An example is the critically acclaimed Buick Lacrosse, which was put together by a team from Warren Michigan, taking lead on the exterior, and a team from Shang Hai, China, taking the lead with the interior. The car is a hit in both countries, particularly China.

“The design is much better than what either of those teams would have developed on their own,” said Welburn. “There is an emerging design language coming out of China and it comes from their art, whether it is jade sculpture or cut paper.

“There were a couple of people who switched locations to help the blending process. Through virtual reality, we were looking at each others designs all day, every day, so it was a pretty seamless process.”

The process is far less smooth across town, where Chrysler is working to blend its American staff with those of the new Italian partners. But coming up with eye-catching designs is not a new task for Gilles.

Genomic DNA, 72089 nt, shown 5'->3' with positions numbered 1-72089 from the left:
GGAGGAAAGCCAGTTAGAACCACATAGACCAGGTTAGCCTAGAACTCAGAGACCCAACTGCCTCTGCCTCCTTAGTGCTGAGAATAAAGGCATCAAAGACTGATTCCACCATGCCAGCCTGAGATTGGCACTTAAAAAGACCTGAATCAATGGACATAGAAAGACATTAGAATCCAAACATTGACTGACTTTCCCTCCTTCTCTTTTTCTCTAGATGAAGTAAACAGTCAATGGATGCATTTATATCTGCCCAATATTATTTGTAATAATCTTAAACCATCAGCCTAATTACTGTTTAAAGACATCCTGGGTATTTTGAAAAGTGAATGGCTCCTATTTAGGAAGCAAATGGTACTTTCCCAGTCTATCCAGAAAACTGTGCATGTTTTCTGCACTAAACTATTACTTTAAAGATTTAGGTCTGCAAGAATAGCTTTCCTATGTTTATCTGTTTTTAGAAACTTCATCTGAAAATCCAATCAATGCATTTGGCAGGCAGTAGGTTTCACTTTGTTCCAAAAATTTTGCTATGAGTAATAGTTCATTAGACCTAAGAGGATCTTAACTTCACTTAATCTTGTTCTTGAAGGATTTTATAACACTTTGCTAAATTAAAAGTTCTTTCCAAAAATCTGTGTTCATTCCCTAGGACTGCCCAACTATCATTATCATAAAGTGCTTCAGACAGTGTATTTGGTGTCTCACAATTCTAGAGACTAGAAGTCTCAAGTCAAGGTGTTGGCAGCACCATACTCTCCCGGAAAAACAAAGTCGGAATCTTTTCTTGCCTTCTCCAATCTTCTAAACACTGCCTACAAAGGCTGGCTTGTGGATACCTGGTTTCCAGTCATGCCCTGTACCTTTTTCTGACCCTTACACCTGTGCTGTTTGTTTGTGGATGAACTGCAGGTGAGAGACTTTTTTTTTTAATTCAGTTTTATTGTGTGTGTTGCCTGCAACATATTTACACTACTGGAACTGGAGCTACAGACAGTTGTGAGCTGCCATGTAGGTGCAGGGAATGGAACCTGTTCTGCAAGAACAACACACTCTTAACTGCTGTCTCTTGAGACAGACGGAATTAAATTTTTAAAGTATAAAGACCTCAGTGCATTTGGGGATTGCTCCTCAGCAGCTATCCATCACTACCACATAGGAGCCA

In 2004 Gilles, then head of Daimler Chrysler’s creative Studio #3 was tasked with developing a new breed of cars to distinctly define the company’s major brands. His Jeep Liberty had already proved to be a successful link between Jeep’s comfortable, full sized, Grand Cherokee SUV and its small, off-road, warrior Wrangler.

“Dodge and Chrysler were separating themselves into different types of vehicles, with different customers in mind,” explained Gilles. “Dodge is a mainstream brand with an attitude.

“But Chrysler is more aspirational, more graceful with more high-end products. We’re going to a premium market where the main competitors will be Volvos, Audis and other imports.”

They had scored with the Dodge Magnum, a hot rod with a 340-horsepower Hemi engine masquerading as a family station wagon. They led the track with the 200-mile-an-hour, 500-horsepower Dodge Viper. And they added the Dodge Charger, an updated version of the muscle car of the past.

But it was the Chrysler division where Gilles’ studio needed to shine. Chrysler needed a high end sedan, with a classical look reminiscent of a Bentley, a rear wheel drive like the best from the company’s heyday, and a head turner engineered soundly enough to be parked next to a Jaguar or Mercedes without embarrassment.